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Thinking About Revolutions

Thinking About Revolutions

January 21, 2011 -
1:15pm to 3:00pm
Event Speaker: 
Dan Edelstein, Professor of French and History, Stanford University.
Event Sponsor: 
The Munro Lectureship Fund and The Lane Center
Abstract: 
On November 5, 1792, Maximilien Robespierre stepped up to the bar of the National Convention to defend himself against accusations of dictatorial ambition. In a remarkable feat of oratory, he rejected the flimsy charges leveled at him by his Girondist
adversaries, but also offered his accusers a lesson in political theory. “Should the salutary precautions demanded by public safety in a time of crisis, brought about by the powerlessness of the laws, be evaluated in light of the penal code?” he queried, referring to the August 10, 1792, uprising that had brought down the monarchy. The general council of the Paris Commune, of which Robespierre was a member at the time, had no doubt taken measures that were technically illegal, but they were “as illegal as the Revolution, as the fall of the throne and the Bastille; as illegal as liberty itself.” Whatever disorders may or may not have occurred during this insurrection, they could not be separated from its purpose: “how can the effects of great upheavals be subjected to sound judgment?” The end justified the means, in the absence of any accepted constitutional framework. “Citizens,” Robespierre challenged, summarizing his argument with stinging repartee, “did you want a Revolution without a revolution?”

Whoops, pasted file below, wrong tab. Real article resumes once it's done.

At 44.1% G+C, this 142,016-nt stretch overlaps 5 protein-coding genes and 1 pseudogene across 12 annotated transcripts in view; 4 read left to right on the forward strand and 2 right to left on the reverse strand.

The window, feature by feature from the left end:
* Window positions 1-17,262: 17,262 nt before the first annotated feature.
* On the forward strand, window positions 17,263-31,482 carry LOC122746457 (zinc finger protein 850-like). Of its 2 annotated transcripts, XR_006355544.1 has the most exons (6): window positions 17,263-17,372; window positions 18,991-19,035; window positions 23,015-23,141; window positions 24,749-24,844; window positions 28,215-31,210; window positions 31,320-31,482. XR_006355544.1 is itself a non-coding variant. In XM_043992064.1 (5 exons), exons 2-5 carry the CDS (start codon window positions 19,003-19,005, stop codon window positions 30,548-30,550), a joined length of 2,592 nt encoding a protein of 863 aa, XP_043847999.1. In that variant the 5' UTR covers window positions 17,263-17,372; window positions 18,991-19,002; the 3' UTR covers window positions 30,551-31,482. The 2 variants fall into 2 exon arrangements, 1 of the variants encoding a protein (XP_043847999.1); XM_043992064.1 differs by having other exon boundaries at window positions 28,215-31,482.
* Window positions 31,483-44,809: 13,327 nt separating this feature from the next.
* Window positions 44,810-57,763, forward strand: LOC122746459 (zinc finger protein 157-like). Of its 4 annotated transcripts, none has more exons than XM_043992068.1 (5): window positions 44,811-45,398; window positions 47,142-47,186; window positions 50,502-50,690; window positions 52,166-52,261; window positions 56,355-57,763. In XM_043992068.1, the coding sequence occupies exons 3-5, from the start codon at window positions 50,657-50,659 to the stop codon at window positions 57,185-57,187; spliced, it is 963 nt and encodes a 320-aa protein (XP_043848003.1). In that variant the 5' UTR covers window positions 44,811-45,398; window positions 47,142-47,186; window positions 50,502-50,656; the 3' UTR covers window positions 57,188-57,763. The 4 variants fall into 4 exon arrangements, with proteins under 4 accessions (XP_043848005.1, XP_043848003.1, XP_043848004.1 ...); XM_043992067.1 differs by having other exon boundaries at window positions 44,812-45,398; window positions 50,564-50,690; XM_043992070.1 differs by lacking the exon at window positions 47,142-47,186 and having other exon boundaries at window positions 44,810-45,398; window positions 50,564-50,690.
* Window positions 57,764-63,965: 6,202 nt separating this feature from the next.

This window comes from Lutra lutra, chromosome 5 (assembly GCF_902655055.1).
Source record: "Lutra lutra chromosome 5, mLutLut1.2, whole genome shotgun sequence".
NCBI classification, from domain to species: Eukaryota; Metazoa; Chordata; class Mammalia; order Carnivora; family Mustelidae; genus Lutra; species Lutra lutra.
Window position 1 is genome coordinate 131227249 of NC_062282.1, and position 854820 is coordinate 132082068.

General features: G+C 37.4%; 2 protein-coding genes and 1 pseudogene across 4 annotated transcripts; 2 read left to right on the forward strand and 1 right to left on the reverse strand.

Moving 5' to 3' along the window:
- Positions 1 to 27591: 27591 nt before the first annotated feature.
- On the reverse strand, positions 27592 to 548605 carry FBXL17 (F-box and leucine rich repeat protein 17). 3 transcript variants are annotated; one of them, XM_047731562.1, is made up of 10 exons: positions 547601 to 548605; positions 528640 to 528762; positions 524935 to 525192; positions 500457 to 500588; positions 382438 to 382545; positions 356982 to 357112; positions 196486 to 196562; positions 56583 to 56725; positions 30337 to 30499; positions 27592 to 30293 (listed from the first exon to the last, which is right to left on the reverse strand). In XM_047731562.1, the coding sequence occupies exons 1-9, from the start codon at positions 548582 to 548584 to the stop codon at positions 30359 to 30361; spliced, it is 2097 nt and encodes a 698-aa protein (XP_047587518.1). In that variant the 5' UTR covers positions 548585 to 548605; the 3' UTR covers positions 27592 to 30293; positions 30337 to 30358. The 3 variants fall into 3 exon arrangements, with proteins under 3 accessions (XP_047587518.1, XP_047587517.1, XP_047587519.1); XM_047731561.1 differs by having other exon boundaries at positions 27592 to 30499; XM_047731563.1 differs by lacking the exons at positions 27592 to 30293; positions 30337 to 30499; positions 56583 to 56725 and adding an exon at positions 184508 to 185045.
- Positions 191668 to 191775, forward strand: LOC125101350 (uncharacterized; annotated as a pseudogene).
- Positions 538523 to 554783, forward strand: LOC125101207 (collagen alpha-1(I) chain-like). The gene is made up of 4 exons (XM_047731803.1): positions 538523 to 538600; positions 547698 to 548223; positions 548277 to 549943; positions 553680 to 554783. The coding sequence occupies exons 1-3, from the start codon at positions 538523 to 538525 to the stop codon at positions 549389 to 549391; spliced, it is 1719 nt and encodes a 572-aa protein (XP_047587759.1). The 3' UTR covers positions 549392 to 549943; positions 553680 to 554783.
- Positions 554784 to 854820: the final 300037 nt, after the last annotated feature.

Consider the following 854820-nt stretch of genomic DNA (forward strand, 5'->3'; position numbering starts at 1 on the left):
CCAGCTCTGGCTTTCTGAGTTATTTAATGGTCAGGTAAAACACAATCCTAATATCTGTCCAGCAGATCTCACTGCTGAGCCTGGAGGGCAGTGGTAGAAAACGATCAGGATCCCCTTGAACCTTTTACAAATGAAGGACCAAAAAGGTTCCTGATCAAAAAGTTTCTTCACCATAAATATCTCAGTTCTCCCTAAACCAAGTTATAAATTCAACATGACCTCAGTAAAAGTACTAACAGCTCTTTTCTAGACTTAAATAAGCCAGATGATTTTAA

Biography: 

Dan Edelstein is a Professor of French and History at Stanford University.